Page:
Meanwhile, the American people, on whose behalf U.S. agents fought anything “Islamic” abroad, were wretchedly ignorant of the real issues. The truth is that while the U.S. boasts of the largest and most sophisticated channels of mass communication, its peoples are kept ignorant of the real issues abroad by their governments, journalists and “civil society” groups. And because majority of Americans have not travelled abroad, lived and interacted amongst other peoples, they swallowed hook, line and sinker whatever stereotypes they were fed through the mass media and other fora. That made it easy for America to manipulate the truth about Muslims, with coinages like “fundamentalists,” “extremists” and “terrorists.”
The sad event of 9/11 was a reaction to perceived Western injustices by a segment of Muslims. Such a segment, of course, is a powerful minority among Muslims and does not represent the interest or belief of the rest. Majority of Muslims are peace-loving, taught by their religion to co-exist with the faithful of other religions in many areas of human endeavour. President Obama is latching on Islam’s universal message of peace to isolate the extremists among the Muslims. He may succeed in this, I think, only if he matches rhetoric with action. Across the Muslim world there are millions who desire to live peacefully with their neighbours. America needs to come off clean in its commitment to ensuring this through concrete action.
As I argued in this space soon after Obama’s Ankara speech (“Obama and Rebranding of America, LEADERSHIP, April 10), most of the bad image brand America acquired in the last decade had to do with its treatment of Muslims. Obama has drawn a roadmap for the new relationship between not only his country but also the rest of the West and Muslims. But it isn’t enough for Obama to simply deliver pleasing rhetoric; he must follow them up with action. In that piece, I argued that the determining point to gauge a genuine rapprochement between between the West and Islam is, indeed, the US’ handling of the Palestinian question in the months to come.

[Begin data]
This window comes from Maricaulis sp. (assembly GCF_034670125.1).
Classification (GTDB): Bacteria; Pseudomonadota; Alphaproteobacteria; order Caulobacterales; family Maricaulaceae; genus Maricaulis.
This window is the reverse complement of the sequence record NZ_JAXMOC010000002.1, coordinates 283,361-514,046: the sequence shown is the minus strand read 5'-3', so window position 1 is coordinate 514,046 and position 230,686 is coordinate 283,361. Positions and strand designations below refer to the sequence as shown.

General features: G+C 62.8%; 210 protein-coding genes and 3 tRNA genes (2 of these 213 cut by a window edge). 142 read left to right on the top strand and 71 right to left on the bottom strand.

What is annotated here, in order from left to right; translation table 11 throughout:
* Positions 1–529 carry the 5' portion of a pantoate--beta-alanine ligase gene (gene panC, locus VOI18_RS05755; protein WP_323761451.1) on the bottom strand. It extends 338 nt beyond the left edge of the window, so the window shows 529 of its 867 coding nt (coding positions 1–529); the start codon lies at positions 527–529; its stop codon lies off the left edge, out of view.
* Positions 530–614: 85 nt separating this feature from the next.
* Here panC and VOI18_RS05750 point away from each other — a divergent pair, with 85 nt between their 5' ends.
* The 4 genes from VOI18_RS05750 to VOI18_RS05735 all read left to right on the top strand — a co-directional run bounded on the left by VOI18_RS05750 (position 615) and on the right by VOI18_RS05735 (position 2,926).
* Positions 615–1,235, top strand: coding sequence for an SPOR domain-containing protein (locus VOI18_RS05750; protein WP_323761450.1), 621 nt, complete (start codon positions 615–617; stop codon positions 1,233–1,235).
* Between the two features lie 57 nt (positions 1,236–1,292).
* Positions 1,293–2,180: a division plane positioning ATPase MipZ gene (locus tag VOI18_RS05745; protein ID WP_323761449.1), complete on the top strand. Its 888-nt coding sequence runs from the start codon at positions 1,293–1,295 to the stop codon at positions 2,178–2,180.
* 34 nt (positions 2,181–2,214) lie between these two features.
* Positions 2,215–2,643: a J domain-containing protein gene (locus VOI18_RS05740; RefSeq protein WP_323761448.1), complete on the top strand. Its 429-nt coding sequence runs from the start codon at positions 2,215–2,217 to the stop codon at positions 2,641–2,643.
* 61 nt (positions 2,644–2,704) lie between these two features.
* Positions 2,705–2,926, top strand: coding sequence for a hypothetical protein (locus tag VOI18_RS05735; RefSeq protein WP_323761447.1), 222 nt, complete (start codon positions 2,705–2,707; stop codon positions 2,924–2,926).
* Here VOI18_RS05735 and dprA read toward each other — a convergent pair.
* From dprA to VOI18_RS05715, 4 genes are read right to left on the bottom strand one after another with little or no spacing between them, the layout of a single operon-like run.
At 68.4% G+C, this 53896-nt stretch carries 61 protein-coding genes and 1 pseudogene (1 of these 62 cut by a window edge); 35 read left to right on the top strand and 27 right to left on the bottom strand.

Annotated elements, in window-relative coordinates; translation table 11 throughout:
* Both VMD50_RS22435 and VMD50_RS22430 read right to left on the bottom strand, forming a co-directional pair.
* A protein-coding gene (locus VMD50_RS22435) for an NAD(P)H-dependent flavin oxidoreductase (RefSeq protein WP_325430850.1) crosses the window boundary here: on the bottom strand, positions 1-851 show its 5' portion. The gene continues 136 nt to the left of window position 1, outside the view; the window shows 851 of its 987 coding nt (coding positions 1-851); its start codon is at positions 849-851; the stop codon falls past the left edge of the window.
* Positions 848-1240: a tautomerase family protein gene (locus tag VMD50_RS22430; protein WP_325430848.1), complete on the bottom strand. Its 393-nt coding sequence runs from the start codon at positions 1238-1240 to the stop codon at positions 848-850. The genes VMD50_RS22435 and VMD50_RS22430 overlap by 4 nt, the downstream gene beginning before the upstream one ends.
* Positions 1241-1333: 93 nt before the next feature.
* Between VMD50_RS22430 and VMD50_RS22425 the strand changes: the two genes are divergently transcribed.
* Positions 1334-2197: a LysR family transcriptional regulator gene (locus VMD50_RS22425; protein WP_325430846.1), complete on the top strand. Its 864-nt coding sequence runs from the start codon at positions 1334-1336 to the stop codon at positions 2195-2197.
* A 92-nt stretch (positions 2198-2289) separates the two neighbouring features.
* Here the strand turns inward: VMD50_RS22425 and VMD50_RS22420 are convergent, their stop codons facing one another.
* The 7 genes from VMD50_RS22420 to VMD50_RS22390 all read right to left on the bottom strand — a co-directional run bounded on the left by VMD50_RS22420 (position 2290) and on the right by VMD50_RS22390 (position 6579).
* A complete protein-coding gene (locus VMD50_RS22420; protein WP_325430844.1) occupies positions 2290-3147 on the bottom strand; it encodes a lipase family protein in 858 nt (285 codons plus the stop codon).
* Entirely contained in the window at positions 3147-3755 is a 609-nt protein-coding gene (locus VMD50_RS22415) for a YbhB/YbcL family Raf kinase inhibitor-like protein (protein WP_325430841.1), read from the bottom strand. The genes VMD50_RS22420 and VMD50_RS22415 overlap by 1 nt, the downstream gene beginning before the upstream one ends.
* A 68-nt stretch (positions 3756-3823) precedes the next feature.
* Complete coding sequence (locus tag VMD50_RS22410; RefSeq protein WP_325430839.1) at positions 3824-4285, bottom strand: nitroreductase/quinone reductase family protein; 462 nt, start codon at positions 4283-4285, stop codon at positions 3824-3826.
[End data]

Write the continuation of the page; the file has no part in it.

Is the U.S. (read: Obama) ready to force the hawkish government of Benjamin Netanyahu to recognise the Palestians’ right to a homeland, with East Jerusalem as their capital? The rhetoric by Obama yesterday about Israel’s special place in the American psyche was a disturbing rehash of the old argument by past U.S. governments. If he cannot successfully push for the two-state option that he canvasses today, then forget it; it would be near-impossible to isolate the extremists who are always looking for such weaknesses to advance their cause while trying to persuade the majority to support them.
On the other hand it was cheering to hear President Obama expressing commitment to righting the other major wrongs in the U.S. foreign policy: the invasion of Iraq and Afghanistan. Withdrawing the marines from those countries and allowing the people to manage their own lives would assure Muslims that America is no longer the brute others consider it to be. That should be followed up with concrete action on the treatment of Muslims in other Muslim countries and in the West. Surely that would encourage the Muslims to believe in Obama’s promises and see the need for unity. It would help isolate the extremists, forcing them to remember the teachings of the holy Qur’an that emphasise the mutual respect for human dignity and the life of all people.